Plozalizumab (as known as MLN1202) is a humanized monoclonal antibody directed against the human chemokine receptor 2 (CCR2), with potential antiangiogenic, immunomodulating, antimetastatic, and antineoplastic activities. Preclinical studies suggest that CCR2 plays an important role in the trafficking of monocytes and macrophages to sites of inflammation. This drug was developed by Takeda Pharmaceuticals International Co. for the treatment of atherosclerosis, diabetic nephropathies, malignant melanoma. It showed a positive effect in phase II for the treatment of bone metastases.
Monocyte chemoattractant protein-1 (MCP-1; also known as chemokine ligand 2, CCL2) is a chemokine which specifically mediates monocyte chemotaxis and it is involved in monocyte infiltration in inflammatory diseases such as rheumatoid arthritis as well as in the inflammatory response against tumors. The chemokine receptors mediate agonist dependent calcium mobilization and inhibition of adenylyl cyclase. Human chemokine receptor 2 (CCR2), expressed on the surface of circulating monocytes, and its ligand CCL2 are present in atherosclerotic plaques and may have important roles in endothelial monocyte recruitment and activation. The G-protein coupled receptor CCR2 is expressed on the surface of monocytes and macrophages, stimulates the migration and infiltration of these cell types, and plays an important role in inflammation, angiogenesis, and tumor cell migration and proliferation. Plozalizumab is a highly specific humanized monoclonal antibody that interacts with CCR2 and inhibits MCP-1 binding. When plozalizumab binds to CCR2 and prevents binding of the endothelium-derived CLL2 (monocyte chemoattractant protein-1 or MCP1) to its receptor CCR2, it may result in inhibition of CCR2 activation and so inhibition of angiogenesis, tumor cell migration, and tumor cell proliferation. In addition, this agent may reduce levels of C-reactive protein (CRP).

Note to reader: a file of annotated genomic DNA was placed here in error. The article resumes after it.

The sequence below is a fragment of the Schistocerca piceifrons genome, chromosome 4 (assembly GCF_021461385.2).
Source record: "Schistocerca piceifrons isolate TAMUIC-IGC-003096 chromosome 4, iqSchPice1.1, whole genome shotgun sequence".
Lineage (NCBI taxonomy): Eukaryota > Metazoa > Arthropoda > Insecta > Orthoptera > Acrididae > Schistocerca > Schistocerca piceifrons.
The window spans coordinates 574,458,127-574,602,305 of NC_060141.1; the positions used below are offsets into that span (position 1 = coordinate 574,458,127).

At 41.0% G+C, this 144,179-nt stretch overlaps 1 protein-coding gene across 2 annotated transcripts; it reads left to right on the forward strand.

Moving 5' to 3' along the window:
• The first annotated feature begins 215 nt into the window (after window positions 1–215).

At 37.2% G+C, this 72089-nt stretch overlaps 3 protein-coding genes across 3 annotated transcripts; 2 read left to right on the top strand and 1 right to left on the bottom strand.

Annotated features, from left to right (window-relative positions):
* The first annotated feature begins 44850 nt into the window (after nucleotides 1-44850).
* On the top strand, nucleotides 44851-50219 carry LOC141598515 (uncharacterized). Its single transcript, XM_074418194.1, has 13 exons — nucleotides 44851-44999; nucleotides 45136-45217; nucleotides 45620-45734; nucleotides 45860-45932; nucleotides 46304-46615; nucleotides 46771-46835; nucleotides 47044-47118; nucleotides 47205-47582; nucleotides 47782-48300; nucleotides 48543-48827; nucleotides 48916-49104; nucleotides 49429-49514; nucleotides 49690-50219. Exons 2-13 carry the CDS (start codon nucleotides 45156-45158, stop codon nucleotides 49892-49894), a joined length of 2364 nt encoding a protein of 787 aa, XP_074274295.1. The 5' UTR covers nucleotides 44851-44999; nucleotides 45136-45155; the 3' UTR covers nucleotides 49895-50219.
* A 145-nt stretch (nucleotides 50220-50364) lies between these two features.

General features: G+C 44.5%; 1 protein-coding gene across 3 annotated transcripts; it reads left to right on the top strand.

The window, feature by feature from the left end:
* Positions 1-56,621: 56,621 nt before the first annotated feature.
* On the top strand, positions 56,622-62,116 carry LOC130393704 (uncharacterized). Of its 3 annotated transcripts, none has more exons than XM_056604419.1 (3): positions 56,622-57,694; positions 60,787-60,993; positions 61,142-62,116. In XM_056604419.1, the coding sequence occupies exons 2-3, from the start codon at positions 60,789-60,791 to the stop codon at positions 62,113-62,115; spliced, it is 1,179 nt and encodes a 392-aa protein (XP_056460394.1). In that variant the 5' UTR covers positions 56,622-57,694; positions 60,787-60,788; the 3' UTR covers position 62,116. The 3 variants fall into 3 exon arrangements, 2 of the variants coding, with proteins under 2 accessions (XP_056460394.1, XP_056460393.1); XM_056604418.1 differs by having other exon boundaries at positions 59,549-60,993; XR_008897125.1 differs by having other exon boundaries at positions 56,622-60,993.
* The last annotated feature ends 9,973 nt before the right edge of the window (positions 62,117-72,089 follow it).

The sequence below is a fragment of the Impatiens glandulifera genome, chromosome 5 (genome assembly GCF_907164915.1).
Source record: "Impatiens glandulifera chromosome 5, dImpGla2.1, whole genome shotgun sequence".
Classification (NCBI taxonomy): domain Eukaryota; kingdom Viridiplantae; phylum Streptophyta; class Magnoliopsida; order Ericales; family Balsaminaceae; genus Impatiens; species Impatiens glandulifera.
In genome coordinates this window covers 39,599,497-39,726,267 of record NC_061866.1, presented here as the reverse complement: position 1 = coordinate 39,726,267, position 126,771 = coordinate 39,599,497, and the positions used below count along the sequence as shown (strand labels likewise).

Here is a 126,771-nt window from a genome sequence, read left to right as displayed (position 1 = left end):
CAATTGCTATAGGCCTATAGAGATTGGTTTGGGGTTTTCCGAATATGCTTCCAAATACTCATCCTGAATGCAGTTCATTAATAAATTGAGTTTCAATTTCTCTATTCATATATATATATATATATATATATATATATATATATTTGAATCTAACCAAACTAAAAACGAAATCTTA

Fig 1. Mechanism of Action of Plozalizumab
For research use only. Not intended for any clinical use.